Jesus came to save us and show us how to be His body, the church, until He returns.
On August 28th 2017, my husband and I watched the floodwaters rise on Autumn Lane after Hurricane Harvey had already dumped 25 inches of rain in the Houston area. After just the first night of heavy rainfall, we were trapped in our neighborhood by a flooded bridge. Our side of town would go on to set the record for a single rainfall event in the continental U.S. An unimaginable 51.88 inches of rain fell over Cedar Bayou that weaves around our neighborhood.
At 1:30 p.m., we packed bags and hurriedly threw a few important things upstairs and on high shelves. At 3 p.m., our doorbell rang. Who was out walking around on flooded streets in the pouring rain? Our church family, that’s who. They had donned their boots and rain jackets to help us get to safety.
We handed our bags to our friends so my husband and I could carry our 4-year-old daughter and dog through waist-deep water on the way to a waiting car. There’s no way to describe how it felt to walk away from our house, not knowing what we might return to. Over the past year, that place had become a haven, and now it was in jeopardy.
The Body of Christ
A year earlier, when my husband and I moved to Baytown, Texas, for a church staff position, we came with our “perfect house” wish list in hand. We prayed for a home that God would use as a place of ministry.
What we got was a wacky 1970s house with wood paneling, a cramped kitchen, and outdated wallpaper. The house met almost none of my criteria except for one — it had a huge living room, perfect for lots of people to gather.
Soon we started hosting a small group from our church. That group embodied Jesus inside the walls of our home. We shared meals and gave thanks for new jobs and good medical reports. We cried upstairs for the loss of an unborn child. We prayed that God would bring salvation to a dying father and rejoiced at his funeral knowing he would spend eternity with Jesus. No one cared about our tacky wood paneling or tiny kitchen. They spent time in our home because it’s life-giving to be with the body of Christ.
For the Good of the Household of Faith
Three days after escaping Harvey’s floodwaters, we began the long road to restoration, and again our church family was with us. From rescue to relief to recovery, the body of Christ was there. Our earthly possessions washed away, but the family of God remained. The house that had sheltered us for 395 days again bustled with life and ministry even as its remnants were tossed on a trash heap in the front yard.
As Galatians 6:10 commands, the local church worked for the good of the household of faith. They brought food, packed boxes, tore out drywall, mopped floors, washed clothes, hauled trash, dropped off supplies, gave rides, loaned cars, watched our dog, took care of our daughter, and gave us a place to sleep. Every gift they gave in those difficult days mattered immensely. Jesus said His disciple who gives even a cup of cold water would be rewarded. (See Matt. 10:42.) Every sandwich, every pair of socks, every toy, and every expression of love mattered.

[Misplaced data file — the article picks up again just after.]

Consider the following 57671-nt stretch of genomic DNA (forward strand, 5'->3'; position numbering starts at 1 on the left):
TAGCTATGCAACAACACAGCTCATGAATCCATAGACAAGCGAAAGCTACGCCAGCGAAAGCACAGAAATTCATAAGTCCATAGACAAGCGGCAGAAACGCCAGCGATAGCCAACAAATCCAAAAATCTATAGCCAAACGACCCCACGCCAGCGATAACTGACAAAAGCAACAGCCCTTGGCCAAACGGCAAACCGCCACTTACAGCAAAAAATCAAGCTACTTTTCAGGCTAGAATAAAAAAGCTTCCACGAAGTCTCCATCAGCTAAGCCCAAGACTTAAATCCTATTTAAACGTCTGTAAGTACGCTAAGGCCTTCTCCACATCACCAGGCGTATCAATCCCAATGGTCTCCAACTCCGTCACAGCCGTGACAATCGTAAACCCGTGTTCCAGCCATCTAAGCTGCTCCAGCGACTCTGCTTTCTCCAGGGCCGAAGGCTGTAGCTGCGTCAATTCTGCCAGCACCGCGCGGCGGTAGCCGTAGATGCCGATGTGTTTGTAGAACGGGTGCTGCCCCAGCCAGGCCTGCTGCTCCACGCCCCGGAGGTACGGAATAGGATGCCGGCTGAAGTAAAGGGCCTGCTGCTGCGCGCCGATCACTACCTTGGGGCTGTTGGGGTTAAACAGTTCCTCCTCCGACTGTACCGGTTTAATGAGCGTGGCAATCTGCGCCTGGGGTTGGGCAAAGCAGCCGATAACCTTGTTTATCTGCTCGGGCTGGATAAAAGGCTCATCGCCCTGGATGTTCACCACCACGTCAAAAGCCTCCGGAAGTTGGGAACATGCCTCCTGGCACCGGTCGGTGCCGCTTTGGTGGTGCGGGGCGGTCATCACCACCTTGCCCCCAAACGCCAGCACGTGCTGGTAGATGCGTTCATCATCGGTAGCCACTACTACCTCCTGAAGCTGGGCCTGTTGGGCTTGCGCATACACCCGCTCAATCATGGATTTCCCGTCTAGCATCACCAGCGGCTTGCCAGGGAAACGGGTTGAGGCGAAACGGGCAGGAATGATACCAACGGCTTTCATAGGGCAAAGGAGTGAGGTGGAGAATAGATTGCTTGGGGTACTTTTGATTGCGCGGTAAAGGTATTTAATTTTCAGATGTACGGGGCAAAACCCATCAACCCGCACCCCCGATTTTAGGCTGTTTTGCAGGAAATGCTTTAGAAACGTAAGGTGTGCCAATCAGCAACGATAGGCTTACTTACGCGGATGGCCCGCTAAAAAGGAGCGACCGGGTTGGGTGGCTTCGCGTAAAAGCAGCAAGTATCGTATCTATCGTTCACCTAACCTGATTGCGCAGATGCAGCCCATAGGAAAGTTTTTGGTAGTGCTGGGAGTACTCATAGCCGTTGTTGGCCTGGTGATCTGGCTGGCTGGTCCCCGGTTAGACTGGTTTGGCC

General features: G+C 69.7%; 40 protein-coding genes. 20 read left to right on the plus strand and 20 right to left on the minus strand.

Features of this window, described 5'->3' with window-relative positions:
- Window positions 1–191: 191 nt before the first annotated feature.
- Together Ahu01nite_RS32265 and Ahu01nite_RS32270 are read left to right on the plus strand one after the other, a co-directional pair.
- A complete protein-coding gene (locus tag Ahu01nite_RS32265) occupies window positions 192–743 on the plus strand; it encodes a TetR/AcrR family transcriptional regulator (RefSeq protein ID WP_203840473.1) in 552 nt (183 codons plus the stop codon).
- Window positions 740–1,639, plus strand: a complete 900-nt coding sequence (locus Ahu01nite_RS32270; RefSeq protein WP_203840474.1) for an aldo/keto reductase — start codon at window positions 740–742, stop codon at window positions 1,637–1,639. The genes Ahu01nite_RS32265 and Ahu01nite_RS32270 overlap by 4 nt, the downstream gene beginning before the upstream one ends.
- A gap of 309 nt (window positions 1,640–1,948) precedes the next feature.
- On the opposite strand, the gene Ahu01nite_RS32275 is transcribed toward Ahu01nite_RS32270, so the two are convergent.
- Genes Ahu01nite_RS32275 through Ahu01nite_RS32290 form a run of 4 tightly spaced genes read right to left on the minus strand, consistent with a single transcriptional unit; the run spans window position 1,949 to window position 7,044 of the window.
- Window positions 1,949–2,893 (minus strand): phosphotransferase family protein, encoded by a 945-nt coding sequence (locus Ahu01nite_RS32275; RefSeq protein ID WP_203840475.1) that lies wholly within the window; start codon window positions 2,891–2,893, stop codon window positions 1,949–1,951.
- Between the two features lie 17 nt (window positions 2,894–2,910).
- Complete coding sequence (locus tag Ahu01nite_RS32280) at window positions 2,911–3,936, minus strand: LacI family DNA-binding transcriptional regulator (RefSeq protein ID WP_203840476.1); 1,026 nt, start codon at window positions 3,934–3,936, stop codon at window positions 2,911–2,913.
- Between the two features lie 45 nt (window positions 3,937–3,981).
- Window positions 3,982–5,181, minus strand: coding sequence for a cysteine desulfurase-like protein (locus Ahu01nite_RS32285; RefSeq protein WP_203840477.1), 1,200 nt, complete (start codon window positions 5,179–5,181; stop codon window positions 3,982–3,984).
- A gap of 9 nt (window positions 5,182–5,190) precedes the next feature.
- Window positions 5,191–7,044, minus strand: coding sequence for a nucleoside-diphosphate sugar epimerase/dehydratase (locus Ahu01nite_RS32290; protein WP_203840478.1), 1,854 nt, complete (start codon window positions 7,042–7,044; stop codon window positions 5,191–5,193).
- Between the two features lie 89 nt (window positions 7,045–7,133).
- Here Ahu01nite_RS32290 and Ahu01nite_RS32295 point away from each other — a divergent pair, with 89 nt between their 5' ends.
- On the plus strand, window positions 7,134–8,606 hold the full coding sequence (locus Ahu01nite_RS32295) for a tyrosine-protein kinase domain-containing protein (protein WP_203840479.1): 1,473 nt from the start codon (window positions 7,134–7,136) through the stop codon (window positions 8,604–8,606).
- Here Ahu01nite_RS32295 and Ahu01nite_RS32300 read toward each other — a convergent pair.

Love From Near and Far
Generosity poured in from God’s people all around the country. Family came from out-of-town to clean for days. Churches in other states packed trailers full of donations and drove down as soon as the roads were safe. Relief teams showed up to work almost immediately. Friends called to pray and give to the rebuilding efforts.
A week after the storm, I received a call from a woman named Flo in Atlanta. She told me she was a member of our church in Baytown more than 50 years ago. She saw my name in LifeWay’s Open Windows devotional book and wanted to know how Harvey had affected our church members. I shared that about 40 families in our church had suffered devastating damage to their homes, including ours. She encouraged me with the truth of God’s faithfulness and committed to send a donation to help our people, her people, get back on their feet.
A Place to Lay Our Heads
In the immediate aftermath of Harvey, I was reminded of our Savior Jesus who was born into this world with no place to sleep but a stable manger. (See Luke 2:7.) In Jesus’ adult ministry, a scribe said to Him, “I will follow you wherever you go” (Matt. 8:19). Jesus responded that the Son of Man had no place to lay his head. Following Jesus doesn’t come with a security guarantee of our physical possessions. Harvey took a lot from us, but it couldn’t take the security that we find in knowing Christ and being part of His church. The walls of our home were gone, but the love of God’s people still surrounded us.
Jana & Michael Spooner live in Baytown, TX., with their daughter, Abigail. Michael serves as Worship Pastor at Rollingbrook Fellowship. Jana is a Bible and fine arts teacher at their church’s school and also enjoys writing and editing for several non-profit ministries.
This article originally appeared in HomeLife magazine (February 2018). For more articles like this, subscribe to HomeLife.